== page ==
Mall own­ers us­ing park­ing lot events to lure shop­pers


Malls are fight­ing for shop­pers with one thing their web ri­vals can’t of­fer: park­ing lots.

With cus­tomer traf­fic sag­ging, U.S. re­tail land­lords are us­ing their sprawl­ing con­crete lots to host events such as car­ni­vals, con­certs and food-truck fes­ti­vals. They’re aim­ing to lure vis­i­tors with ex­pe­ri­ences that can’t be repli­cated on­line — and then get them in­side the prop­er­ties to spend some money.

“Events draw peo­ple to come to the shop­ping cen­tre,” said Craig Herkimer, whose com­pany, Ke­vaWorks Inc., is work­ing with big land­lords in­clud­ing GGP Inc. and Si­mon Prop­erty Group Inc. to pro­duce out­door events. “They gen­er­ate rev­enue for the owner and of­fer a chance for cross-pro­mo­tion, so they can try and drive more cus­tomers into the stores.”

Mall own­ers across the coun­try are grap­pling with record store clos­ings and de­clin­ing rents. Re­tail prop­erty val­ues are down 3 per cent in past six months, as all other types of com­mer­cial real es­tate showed gains, ac­cord­ing to the Moody’s/Real Cap­i­tal An­a­lyt­ics in­dexes. A Bloomberg gauge of pub­licly traded mall land­lords has tum­bled 15 per cent in the past year, the worst per­for­mance among U.S. real es­tate in­vest­ment trusts.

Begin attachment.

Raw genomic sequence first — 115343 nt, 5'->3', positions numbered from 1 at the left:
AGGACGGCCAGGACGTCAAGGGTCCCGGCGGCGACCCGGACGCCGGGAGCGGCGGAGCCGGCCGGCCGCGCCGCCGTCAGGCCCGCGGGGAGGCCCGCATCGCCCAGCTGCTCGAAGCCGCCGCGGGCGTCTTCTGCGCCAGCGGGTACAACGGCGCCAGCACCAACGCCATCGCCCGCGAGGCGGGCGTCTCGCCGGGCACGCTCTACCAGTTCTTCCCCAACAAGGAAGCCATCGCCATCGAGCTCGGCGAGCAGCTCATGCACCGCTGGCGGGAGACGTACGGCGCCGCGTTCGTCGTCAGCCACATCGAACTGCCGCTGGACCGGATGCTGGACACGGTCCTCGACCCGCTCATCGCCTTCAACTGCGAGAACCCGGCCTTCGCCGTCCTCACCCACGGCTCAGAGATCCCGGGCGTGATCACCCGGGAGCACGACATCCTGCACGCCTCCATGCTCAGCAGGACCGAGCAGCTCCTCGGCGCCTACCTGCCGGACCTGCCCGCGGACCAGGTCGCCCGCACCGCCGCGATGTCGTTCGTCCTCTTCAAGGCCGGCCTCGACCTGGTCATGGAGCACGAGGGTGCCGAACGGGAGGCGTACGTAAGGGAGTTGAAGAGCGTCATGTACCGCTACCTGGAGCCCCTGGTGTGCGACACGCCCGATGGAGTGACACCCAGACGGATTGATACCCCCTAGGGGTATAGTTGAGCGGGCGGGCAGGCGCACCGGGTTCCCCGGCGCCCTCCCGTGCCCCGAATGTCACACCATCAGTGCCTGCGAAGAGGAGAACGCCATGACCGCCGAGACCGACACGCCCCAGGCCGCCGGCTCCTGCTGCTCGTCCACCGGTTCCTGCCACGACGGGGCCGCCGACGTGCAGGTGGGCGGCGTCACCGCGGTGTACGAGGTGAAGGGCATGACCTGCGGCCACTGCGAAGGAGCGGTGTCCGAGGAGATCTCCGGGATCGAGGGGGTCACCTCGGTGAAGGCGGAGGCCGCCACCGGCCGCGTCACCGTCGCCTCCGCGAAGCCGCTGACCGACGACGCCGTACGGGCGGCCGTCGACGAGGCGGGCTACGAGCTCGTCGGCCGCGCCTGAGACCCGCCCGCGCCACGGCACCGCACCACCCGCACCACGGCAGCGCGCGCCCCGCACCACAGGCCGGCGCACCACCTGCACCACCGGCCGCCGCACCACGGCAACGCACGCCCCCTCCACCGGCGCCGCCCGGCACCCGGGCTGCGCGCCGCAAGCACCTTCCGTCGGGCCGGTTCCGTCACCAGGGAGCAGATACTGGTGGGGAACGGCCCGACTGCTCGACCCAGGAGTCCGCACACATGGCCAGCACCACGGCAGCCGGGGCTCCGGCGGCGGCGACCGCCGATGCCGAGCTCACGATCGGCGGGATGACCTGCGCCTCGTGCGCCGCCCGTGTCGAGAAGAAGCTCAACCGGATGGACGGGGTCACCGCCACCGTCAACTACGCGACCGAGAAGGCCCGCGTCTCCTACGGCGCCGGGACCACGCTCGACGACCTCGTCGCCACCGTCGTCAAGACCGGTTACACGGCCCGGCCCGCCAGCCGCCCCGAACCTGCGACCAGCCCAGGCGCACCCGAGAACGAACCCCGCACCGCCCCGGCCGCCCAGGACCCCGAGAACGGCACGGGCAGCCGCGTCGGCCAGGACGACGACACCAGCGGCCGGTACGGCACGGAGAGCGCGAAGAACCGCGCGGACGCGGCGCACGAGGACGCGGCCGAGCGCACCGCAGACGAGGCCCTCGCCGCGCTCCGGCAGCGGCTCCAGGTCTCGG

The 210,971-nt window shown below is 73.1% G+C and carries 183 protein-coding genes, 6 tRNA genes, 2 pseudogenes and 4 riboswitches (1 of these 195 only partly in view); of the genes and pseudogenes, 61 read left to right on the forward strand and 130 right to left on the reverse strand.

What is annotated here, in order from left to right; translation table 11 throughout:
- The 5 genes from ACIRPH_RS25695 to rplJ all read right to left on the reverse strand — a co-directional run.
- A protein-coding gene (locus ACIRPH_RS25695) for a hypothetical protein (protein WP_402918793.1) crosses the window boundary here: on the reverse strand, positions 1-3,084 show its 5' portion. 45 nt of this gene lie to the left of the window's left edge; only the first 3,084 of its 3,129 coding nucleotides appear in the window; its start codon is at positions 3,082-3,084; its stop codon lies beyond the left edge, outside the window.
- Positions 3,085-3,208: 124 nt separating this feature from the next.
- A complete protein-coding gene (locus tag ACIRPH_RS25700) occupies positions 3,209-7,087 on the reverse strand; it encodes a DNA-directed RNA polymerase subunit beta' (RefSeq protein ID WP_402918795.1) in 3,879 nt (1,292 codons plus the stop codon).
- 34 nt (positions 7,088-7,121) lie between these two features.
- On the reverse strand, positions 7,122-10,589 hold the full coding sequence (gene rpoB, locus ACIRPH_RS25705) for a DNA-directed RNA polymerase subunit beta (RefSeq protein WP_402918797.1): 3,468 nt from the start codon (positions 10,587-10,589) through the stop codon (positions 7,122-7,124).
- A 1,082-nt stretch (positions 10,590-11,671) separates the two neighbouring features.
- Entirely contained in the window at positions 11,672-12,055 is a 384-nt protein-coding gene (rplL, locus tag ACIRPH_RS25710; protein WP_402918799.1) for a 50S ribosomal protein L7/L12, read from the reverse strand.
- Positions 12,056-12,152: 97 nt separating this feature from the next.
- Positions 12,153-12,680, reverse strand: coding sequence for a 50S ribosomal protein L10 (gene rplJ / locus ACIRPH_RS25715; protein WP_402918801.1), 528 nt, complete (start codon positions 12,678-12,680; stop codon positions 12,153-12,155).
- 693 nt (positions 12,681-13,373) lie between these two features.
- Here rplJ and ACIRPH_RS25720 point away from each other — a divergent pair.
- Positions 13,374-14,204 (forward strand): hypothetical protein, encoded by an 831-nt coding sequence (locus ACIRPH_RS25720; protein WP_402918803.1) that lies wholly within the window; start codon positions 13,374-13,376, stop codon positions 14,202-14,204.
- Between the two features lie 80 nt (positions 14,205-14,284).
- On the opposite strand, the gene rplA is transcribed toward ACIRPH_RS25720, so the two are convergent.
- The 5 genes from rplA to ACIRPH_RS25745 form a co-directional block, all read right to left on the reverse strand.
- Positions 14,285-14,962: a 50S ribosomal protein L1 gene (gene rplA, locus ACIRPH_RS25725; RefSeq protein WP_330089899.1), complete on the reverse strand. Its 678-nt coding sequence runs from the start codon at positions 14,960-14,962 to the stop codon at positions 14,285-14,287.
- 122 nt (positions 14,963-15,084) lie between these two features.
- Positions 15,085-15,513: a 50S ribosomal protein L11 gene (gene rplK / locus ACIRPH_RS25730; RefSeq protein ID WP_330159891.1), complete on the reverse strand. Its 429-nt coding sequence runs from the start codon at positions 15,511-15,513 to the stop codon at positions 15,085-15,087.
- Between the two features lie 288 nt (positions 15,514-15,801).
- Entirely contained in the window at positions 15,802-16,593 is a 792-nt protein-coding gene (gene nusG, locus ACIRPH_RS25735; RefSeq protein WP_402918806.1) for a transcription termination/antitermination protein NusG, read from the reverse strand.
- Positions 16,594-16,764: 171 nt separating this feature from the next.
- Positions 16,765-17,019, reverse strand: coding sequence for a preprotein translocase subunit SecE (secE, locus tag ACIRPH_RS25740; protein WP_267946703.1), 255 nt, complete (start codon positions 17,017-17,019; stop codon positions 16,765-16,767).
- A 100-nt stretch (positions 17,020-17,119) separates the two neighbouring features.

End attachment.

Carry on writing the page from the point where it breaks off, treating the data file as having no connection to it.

Ama­ Inc. and other Internet re­tail­ers con­tinue to grow, while depart­ment stores in­clud­ing Sears Hold­ings Corp. and Macy’s Inc. have been clos­ing hun­dreds of lo­ca­tions. Pay­less Inc., the dis­count shoe seller, is among the lat­est to an­nounce a mas­sive shut­ter­ing — of 400 stores — as part of a bank­ruptcy plan.

“We ex­pect to see a trend of more clos­ings,” said Carol Kem­ple, an an­a­lyst at Hil­liard Lyons. “Most re­tail­ers, if they’re still stand­ing in Septem­ber, will prob­a­bly try to make it through the hol­i­day sea­son.”

Re­tail land­lords have al­ready made a push to­ward ex­pe­ri­encedriven of­fer­ings by adding restau­rants, movie the­atres and ac­tiv­ity cen­tres for chil­dren. Many malls are also adding ro­tat­ing stores around for only a short time — known as pop-up shops — that are meant to at­tract young cus­tomers who see shop­ping as an event.